For an analysis of activities on methyl-umbelliferyl-cellobioside (MUC), a substrate typically used for the detection of exoglucanase activity, aliquots of the concentrated supernatant were spotted onto soft agar plates containing this substrate. Fluorescent halos, indicating hydrolysis of the β-1,4 link between the cellobiose and methyl-umbelliferyl groups of MUC, were observed only around the aliquots from lichenan-, and to a minor extent, xylose-grown cultures (Fig. (Fig.1).1). This MUC-degrading activity in the extracellular medium may be due to cellulases with exoglucanase activity or to the presence of other glycoside hydrolases that are active on this substrate, such as family 10 xylanases (encoded by genes CAP0116 and CAP0053).
The genome of C. acetobutylicum contains a single gene (CAC0911, gi:15894198; annotated as celF) coding for a putative family 48 glycoside hydrolase that is located in the putative cellulosome gene cluster. The predicted protein, CelF, contains an N-terminal signal peptide of 35 amino acids, which is typical for gram-positive bacteria. The mature protein consists of a family 48 catalytic domain and a 22-amino-acid long dockerin module at its C terminus. The overall amino acid sequence, including its modular structure, is highly homologous to those of cellulosomal family 48 enzymes of cellulolytic clostridia, such as CelF from Clostridium cellulolyticum (58% identity and 73% similarity), the exoglucanase from Clostridium josui (61% identity and 74% similarity) (9, 14), and ExgS from Clostridium cellulovorans (58% identity and 71% similarity) (27).
The C. acetobutylicum celF gene was cloned into the expression vector pQE60 with or without the coding sequence for its predicted signal peptide, resulting in the plasmids pWUR69 and pWUR70, respectively. To facilitate purification, we fused the mature celF gene to a nucleotide sequence encoding a six-His tag at its C-terminal end, resulting in pWUR70-his. E. coli M15(pREP4) harboring any of these constructs produced a new protein of the expected size upon induction with IPTG. However, the strain harboring pWUR69 produced much smaller amounts of recombinant protein than the strains harboring pWUR70 or pWUR70-his (results not shown). For this reason, only the strains harboring the gene coding for the mature CelF protein with or without an extra His tag were used for further studies. The production of CMCase activity by E. coli M15 harboring either pWUR70 or pWUR70 was tested on agar plates as described previously (16). None of these strains showed CMC degradation on plates even after prolonged incubation (results not shown).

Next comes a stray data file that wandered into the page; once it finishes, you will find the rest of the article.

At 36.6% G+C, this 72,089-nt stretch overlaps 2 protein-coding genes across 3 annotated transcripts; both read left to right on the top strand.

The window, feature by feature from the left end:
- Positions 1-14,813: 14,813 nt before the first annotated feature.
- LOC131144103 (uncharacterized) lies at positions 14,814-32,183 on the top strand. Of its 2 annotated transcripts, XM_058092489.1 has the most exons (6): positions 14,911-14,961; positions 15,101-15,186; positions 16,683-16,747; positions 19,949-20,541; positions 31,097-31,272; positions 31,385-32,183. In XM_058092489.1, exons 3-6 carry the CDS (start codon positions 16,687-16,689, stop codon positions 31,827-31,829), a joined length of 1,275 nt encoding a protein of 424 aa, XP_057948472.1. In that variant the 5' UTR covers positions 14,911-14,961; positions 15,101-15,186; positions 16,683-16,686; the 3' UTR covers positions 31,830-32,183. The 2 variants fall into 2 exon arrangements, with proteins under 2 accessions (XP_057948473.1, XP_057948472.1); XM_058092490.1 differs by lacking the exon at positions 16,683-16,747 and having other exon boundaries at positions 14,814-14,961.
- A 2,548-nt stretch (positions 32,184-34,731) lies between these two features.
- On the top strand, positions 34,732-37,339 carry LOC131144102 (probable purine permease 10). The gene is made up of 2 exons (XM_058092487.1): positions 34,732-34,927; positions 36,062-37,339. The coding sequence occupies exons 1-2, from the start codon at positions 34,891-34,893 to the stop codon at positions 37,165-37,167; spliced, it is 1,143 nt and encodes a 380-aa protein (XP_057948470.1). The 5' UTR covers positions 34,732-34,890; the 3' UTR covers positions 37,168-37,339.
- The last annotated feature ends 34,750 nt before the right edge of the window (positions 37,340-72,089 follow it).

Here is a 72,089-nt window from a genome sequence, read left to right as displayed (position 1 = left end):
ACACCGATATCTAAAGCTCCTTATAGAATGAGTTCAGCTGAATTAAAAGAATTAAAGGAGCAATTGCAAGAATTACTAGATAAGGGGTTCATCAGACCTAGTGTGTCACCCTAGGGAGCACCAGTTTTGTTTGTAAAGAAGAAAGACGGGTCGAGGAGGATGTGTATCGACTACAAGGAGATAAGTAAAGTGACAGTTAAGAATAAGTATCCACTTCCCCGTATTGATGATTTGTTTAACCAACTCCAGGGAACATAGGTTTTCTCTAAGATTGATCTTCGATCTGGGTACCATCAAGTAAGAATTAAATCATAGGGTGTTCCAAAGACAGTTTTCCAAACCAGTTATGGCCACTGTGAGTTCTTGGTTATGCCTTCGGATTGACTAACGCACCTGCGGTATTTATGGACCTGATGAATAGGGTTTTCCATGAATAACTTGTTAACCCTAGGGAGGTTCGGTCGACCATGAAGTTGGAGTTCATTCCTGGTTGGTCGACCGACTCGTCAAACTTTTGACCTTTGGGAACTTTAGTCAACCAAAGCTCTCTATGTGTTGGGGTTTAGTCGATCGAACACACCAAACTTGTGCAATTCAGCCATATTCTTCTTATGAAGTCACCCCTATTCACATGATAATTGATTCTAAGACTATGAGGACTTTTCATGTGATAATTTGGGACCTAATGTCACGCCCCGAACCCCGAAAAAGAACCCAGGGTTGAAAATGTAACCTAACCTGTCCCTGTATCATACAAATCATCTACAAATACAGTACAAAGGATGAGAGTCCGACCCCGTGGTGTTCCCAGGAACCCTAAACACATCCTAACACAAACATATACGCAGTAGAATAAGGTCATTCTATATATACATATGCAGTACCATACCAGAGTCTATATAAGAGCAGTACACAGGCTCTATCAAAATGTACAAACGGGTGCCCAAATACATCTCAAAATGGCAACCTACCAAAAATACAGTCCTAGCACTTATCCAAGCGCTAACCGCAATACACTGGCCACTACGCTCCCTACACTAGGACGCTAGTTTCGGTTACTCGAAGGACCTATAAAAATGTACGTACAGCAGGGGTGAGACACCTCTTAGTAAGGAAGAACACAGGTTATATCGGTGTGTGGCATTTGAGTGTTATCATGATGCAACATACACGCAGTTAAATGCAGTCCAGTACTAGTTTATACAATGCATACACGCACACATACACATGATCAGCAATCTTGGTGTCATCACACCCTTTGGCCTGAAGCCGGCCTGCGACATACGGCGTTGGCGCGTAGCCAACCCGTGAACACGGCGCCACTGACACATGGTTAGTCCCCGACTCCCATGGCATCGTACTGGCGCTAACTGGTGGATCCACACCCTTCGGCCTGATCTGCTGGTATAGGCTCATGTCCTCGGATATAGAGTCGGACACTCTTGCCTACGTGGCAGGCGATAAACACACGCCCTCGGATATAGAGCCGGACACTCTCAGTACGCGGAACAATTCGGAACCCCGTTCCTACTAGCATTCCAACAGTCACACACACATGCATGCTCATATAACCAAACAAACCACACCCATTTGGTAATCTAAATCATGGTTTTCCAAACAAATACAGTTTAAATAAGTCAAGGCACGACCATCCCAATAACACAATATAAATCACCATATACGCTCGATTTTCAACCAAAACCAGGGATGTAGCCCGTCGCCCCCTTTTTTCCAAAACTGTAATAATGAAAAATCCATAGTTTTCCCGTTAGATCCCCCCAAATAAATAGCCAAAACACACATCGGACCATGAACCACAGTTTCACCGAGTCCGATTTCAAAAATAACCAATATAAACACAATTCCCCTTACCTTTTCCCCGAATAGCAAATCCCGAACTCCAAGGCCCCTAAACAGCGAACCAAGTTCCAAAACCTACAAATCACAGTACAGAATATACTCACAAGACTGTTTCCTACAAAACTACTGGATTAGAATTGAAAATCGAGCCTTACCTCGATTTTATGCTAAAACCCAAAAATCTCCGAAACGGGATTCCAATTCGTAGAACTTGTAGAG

Under all growth temperatures (15 to 37°C) and induction conditions (0.05 to 1 mM IPTG) tested, E. coli-produced CelF and CelF-His were insoluble, and no recombinant protein was detectable in cell extracts of induced cells (Fig. (Fig.2).2). As a consequence, cellulase activity could not be detected in any of the fractions. CelF-His was purified to homogeneity under denaturing conditions (in a buffer containing 8 M urea), making use of the histidine tag. However, when standard dialysis or renaturation techniques were applied, CelF-His became insoluble as soon as the concentration of urea decreased. Despite considerable efforts dedicated to the solubilization of CelF or CelF-His (results not shown), no success was achieved and the proteins remained insoluble.
In order to investigate the production and localization of CelF by C. acetobutylicum, we raised polyclonal antibodies against the E. coli-overproduced CelF protein. C. acetobutylicum cultures grown on glucose, cellobiose, xylose, lichenan (the same cultures used for enzymatic activity determinations), or Avicel supplemented with Celluclast 1.5L were collected and concentrated, and the extracellular medium and cell extract samples were subjected to Western blot analyses. No proteins of the expected size reacting with the anti-CelF antibody were observed in any of the cell extracts tested when 10 μg of protein was loaded into each lane of the gel, indicating that CelF was not present in the cytoplasm. An analysis of the concentrated extracellular medium by Western blotting revealed the presence of an anti-CelF antibody-reacting protein of the expected size of mature CelF (approximately 75 kDa) (Fig. (Fig.3).3). This size corresponded to that of the recombinant CelF protein without a signal peptide present in cell extracts of E. coli harboring pWUR70 (results not shown). In cultures grown on xylose, lichenan, or Avicel supplemented with Celluclast 1.5L, the amount of CelF was significantly higher than that on glucose or cellobiose (Fig. (Fig.3).3). The anti-CelF antibody did not cross-react with any of the enzymes present in Celluclast 1.5L (results not shown). A diffuse band corresponding to a protein of approximately 70 kDa that cross-reacted with the anti-CelF antibody was present in almost all of the samples. This band appeared as well in Western blots for which were used the same protein samples and preimmunization serum from the same rabbit that was used for antibody production. A kinetic analysis showed that CelF was produced during the entire growth phase of C. acetobutylicum on glucose, although it decreased during the stationary phase (data not shown).